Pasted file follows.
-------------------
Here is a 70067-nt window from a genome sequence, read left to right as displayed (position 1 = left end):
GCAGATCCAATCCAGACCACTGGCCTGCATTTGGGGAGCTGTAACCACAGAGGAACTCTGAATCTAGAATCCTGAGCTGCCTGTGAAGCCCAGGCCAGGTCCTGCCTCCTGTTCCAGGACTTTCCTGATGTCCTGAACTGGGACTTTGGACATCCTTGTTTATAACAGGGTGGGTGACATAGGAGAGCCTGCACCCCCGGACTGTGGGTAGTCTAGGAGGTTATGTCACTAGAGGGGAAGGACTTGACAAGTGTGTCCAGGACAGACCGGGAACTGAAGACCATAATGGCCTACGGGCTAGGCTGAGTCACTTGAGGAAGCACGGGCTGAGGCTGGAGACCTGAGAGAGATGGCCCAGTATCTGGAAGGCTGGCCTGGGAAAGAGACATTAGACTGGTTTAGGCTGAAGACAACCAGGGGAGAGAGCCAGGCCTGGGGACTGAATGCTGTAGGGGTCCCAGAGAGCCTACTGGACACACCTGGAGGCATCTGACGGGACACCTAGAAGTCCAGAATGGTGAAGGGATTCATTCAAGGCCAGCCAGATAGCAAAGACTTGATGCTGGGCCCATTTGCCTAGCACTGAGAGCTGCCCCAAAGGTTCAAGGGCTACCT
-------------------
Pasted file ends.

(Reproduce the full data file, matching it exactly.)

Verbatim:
Here is a 70067-nt window from a genome sequence, read left to right as displayed (position 1 = left end):
GCAGATCCAATCCAGACCACTGGCCTGCATTTGGGGAGCTGTAACCACAGAGGAACTCTGAATCTAGAATCCTGAGCTGCCTGTGAAGCCCAGGCCAGGTCCTGCCTCCTGTTCCAGGACTTTCCTGATGTCCTGAACTGGGACTTTGGACATCCTTGTTTATAACAGGGTGGGTGACATAGGAGAGCCTGCACCCCCGGACTGTGGGTAGTCTAGGAGGTTATGTCACTAGAGGGGAAGGACTTGACAAGTGTGTCCAGGACAGACCGGGAACTGAAGACCATAATGGCCTACGGGCTAGGCTGAGTCACTTGAGGAAGCACGGGCTGAGGCTGGAGACCTGAGAGAGATGGCCCAGTATCTGGAAGGCTGGCCTGGGAAAGAGACATTAGACTGGTTTAGGCTGAAGACAACCAGGGGAGAGAGCCAGGCCTGGGGACTGAATGCTGTAGGGGTCCCAGAGAGCCTACTGGACACACCTGGAGGCATCTGACGGGACACCTAGAAGTCCAGAATGGTGAAGGGATTCATTCAAGGCCAGCCAGATAGCAAAGACTTGATGCTGGGCCCATTTGCCTAGCACTGAGAGCTGCCCCAAAGGTTCAAGGGCTACCT